Monday, August 17, 2015

My Sister And I And The Truth Of Our Lives

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My lovely and loving sister came to visit me last week, coming from the east coast all the way out here to Idaho, for some relaxation and family time. I couldn't have been happier to see her and her visit was healing for me in a few ways. She left yesterday, though, but left me with some peace about my life and that of Thomas's.

While she was here, we spent a lot of time sitting on the front porch of my mom's house playing silly games on our phones and tablets and in between games we talked, sometimes even abandoning the games for serious discussions about the realities of our lives,

You see, my sister has a daughter with serious bipolar I disorder and her daughter is 19 now. The family has spent many years coping with the illness and for my sister, coping with what it means to be a parent of a young adult with a serious mental illness. We exchanged stories of our experiences with our kids and we found some similarities in our stories.

To begin with, what's different for her, is that her daughter is not properly medicated. It's not that she doesn't have the medications rather it's that she refuses to take them or only takes them when she feels like it. Of course this leads to many conflicts between her and my sister and my sister works to cope with the behaviors that rise out of her child not being properly medicated. As many of you can imagine, as a mom, she has a tough time trying to find balance and on top of that my sister has other young children to parent at the same time. Her plate is full and out of our discussion came some truths.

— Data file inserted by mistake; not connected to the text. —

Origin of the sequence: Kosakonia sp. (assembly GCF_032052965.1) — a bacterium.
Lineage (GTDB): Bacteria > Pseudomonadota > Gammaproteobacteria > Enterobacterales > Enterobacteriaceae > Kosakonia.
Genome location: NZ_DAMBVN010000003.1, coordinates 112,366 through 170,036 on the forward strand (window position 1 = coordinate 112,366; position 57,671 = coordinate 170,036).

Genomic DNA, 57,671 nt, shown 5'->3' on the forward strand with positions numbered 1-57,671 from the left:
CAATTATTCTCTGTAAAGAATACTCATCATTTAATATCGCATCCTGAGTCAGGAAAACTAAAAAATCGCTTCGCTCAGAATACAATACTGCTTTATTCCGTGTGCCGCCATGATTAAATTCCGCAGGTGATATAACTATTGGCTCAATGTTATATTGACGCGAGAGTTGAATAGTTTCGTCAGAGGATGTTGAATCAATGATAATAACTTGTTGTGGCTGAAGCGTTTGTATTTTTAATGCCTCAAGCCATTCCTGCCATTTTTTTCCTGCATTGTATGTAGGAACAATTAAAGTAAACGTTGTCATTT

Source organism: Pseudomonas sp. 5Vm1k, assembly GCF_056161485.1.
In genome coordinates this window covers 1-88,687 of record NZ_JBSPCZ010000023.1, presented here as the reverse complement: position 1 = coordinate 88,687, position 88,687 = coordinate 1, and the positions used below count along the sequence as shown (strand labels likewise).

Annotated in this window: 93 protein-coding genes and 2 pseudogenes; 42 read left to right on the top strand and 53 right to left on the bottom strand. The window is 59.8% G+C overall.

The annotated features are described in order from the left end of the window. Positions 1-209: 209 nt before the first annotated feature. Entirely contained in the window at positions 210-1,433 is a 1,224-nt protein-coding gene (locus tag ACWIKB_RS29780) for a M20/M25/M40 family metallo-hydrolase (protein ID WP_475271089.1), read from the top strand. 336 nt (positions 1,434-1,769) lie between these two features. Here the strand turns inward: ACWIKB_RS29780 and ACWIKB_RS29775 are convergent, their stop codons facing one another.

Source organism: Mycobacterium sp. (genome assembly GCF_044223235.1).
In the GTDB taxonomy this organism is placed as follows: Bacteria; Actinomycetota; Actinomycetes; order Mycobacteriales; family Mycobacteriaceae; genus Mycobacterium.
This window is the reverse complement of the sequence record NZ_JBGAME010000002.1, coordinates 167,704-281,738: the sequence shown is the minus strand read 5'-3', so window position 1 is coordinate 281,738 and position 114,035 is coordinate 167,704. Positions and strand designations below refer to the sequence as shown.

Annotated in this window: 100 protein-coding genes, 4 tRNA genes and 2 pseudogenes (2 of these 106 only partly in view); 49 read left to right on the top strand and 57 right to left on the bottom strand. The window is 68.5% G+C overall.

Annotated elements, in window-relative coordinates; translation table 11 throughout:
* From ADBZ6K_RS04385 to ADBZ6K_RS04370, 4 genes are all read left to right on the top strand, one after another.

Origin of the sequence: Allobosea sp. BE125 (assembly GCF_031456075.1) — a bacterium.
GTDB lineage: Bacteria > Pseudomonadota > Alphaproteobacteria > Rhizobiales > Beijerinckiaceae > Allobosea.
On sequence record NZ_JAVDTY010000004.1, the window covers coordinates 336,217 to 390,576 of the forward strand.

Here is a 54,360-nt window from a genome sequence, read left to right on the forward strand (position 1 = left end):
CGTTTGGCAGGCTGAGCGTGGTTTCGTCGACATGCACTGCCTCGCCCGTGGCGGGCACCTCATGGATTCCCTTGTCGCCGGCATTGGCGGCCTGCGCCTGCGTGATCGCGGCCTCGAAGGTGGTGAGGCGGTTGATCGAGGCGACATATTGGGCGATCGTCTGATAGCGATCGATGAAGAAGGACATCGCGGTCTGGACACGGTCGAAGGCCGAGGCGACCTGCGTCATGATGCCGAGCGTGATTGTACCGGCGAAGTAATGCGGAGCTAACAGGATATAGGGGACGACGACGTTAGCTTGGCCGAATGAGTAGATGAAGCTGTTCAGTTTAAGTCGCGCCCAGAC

Both she and I talked about where our children are in their lives, her daughter fighting symptoms and having no motivation to change her life and refusing to take her medications properly and my Thomas who has the same lack of motivation to change his life and can be found 90% of the time on his computer playing games and watching YouTube. While I am blessed to have a son who takes his medications and takes them seriously in that he knows they help him, he still sees a life for himself shut into his room, unmotivated, and increasingly unwilling to even go to work for the one single day he's scheduled to go. Two Saturday's ago he called me to come get him from work early because he "felt sick" and then this last Saturday he called me in the late morning complaining of a scratchy throat and upset stomach, insisting there was no way he could go to work that evening. What was I to do? I couldn't force him to go so instead I was essentially forced to give him the go ahead to call in sick.

What this brought up in my discussion with my sister is the fact that Thomas was quickly putting himself in danger of being fired from his job. They're tolerant at his work with his unpredictability but they do have a business to run and I know it's just a matter of time before they let him go. What, then, would that mean for his life? With no job, and being isolated in his bedroom and collecting disability, did this mean that this was what his life was going to amount to? Between my sister and I with her daughter needing a driver's license and insisting she already knows how to drive yet won't take the driver's test and is also looking at a life of a lack of motivation and Thomas near being fired and unable to bring himself to find courage to take a college course or increase his work hours so he can better afford to find independence, we have 2 children that we don't have a clue what their fate will be in the future and even more concerning is the fate she and I face as our young adult children don't look towards independence from the comforts of their childhood homes.